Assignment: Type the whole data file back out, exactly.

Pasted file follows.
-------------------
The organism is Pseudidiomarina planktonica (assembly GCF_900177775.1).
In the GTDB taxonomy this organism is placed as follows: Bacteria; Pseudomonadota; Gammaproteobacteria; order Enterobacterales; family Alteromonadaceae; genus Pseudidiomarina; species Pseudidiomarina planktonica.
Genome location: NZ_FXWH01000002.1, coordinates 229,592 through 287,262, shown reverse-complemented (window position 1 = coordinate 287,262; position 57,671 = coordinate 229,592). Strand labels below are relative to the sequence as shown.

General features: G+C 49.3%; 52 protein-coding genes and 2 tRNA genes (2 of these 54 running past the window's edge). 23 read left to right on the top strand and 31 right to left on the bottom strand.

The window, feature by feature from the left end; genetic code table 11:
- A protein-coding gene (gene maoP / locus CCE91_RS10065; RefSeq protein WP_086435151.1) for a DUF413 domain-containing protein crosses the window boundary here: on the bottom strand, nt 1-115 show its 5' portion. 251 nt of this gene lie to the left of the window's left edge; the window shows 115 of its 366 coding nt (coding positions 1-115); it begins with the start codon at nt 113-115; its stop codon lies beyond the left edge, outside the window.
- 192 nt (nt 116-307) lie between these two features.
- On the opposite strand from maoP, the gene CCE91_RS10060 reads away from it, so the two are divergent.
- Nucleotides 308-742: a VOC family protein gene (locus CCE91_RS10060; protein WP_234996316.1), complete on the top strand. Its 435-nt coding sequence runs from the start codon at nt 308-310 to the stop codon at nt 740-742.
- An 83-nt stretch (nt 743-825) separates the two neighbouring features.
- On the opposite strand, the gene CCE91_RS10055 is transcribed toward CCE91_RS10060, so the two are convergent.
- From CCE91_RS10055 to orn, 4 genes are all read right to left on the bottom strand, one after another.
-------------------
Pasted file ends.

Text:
The organism is Pseudidiomarina planktonica (assembly GCF_900177775.1).
In the GTDB taxonomy this organism is placed as follows: Bacteria; Pseudomonadota; Gammaproteobacteria; order Enterobacterales; family Alteromonadaceae; genus Pseudidiomarina; species Pseudidiomarina planktonica.
Genome location: NZ_FXWH01000002.1, coordinates 229,592 through 287,262, shown reverse-complemented (window position 1 = coordinate 287,262; position 57,671 = coordinate 229,592). Strand labels below are relative to the sequence as shown.

General features: G+C 49.3%; 52 protein-coding genes and 2 tRNA genes (2 of these 54 running past the window's edge). 23 read left to right on the top strand and 31 right to left on the bottom strand.

The window, feature by feature from the left end; genetic code table 11:
- A protein-coding gene (gene maoP / locus CCE91_RS10065; RefSeq protein WP_086435151.1) for a DUF413 domain-containing protein crosses the window boundary here: on the bottom strand, nt 1-115 show its 5' portion. 251 nt of this gene lie to the left of the window's left edge; the window shows 115 of its 366 coding nt (coding positions 1-115); it begins with the start codon at nt 113-115; its stop codon lies beyond the left edge, outside the window.
- 192 nt (nt 116-307) lie between these two features.
- On the opposite strand from maoP, the gene CCE91_RS10060 reads away from it, so the two are divergent.
- Nucleotides 308-742: a VOC family protein gene (locus CCE91_RS10060; protein WP_234996316.1), complete on the top strand. Its 435-nt coding sequence runs from the start codon at nt 308-310 to the stop codon at nt 740-742.
- An 83-nt stretch (nt 743-825) separates the two neighbouring features.
- On the opposite strand, the gene CCE91_RS10055 is transcribed toward CCE91_RS10060, so the two are convergent.
- From CCE91_RS10055 to orn, 4 genes are all read right to left on the bottom strand, one after another.